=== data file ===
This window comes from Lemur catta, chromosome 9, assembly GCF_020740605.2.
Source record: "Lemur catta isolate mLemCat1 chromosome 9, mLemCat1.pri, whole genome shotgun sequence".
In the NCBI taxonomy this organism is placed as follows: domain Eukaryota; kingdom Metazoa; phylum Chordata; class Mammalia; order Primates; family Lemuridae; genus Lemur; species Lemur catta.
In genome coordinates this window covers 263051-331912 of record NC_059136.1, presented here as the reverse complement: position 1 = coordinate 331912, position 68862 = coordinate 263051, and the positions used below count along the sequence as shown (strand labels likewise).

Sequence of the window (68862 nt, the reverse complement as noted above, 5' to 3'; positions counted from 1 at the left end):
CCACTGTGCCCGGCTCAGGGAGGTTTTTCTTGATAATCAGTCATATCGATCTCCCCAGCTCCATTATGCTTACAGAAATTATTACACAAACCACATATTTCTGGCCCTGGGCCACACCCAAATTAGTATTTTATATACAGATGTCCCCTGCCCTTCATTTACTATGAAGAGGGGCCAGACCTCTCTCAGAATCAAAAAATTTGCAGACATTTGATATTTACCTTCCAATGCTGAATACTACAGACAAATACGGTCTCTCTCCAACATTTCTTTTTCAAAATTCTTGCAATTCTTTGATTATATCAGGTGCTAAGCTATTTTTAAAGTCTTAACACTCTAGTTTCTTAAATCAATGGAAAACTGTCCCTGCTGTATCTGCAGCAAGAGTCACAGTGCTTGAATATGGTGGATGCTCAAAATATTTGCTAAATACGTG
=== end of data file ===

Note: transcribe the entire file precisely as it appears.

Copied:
This window comes from Lemur catta, chromosome 9, assembly GCF_020740605.2.
Source record: "Lemur catta isolate mLemCat1 chromosome 9, mLemCat1.pri, whole genome shotgun sequence".
In the NCBI taxonomy this organism is placed as follows: domain Eukaryota; kingdom Metazoa; phylum Chordata; class Mammalia; order Primates; family Lemuridae; genus Lemur; species Lemur catta.
In genome coordinates this window covers 263051-331912 of record NC_059136.1, presented here as the reverse complement: position 1 = coordinate 331912, position 68862 = coordinate 263051, and the positions used below count along the sequence as shown (strand labels likewise).

Sequence of the window (68862 nt, the reverse complement as noted above, 5' to 3'; positions counted from 1 at the left end):
CCACTGTGCCCGGCTCAGGGAGGTTTTTCTTGATAATCAGTCATATCGATCTCCCCAGCTCCATTATGCTTACAGAAATTATTACACAAACCACATATTTCTGGCCCTGGGCCACACCCAAATTAGTATTTTATATACAGATGTCCCCTGCCCTTCATTTACTATGAAGAGGGGCCAGACCTCTCTCAGAATCAAAAAATTTGCAGACATTTGATATTTACCTTCCAATGCTGAATACTACAGACAAATACGGTCTCTCTCCAACATTTCTTTTTCAAAATTCTTGCAATTCTTTGATTATATCAGGTGCTAAGCTATTTTTAAAGTCTTAACACTCTAGTTTCTTAAATCAATGGAAAACTGTCCCTGCTGTATCTGCAGCAAGAGTCACAGTGCTTGAATATGGTGGATGCTCAAAATATTTGCTAAATACGTG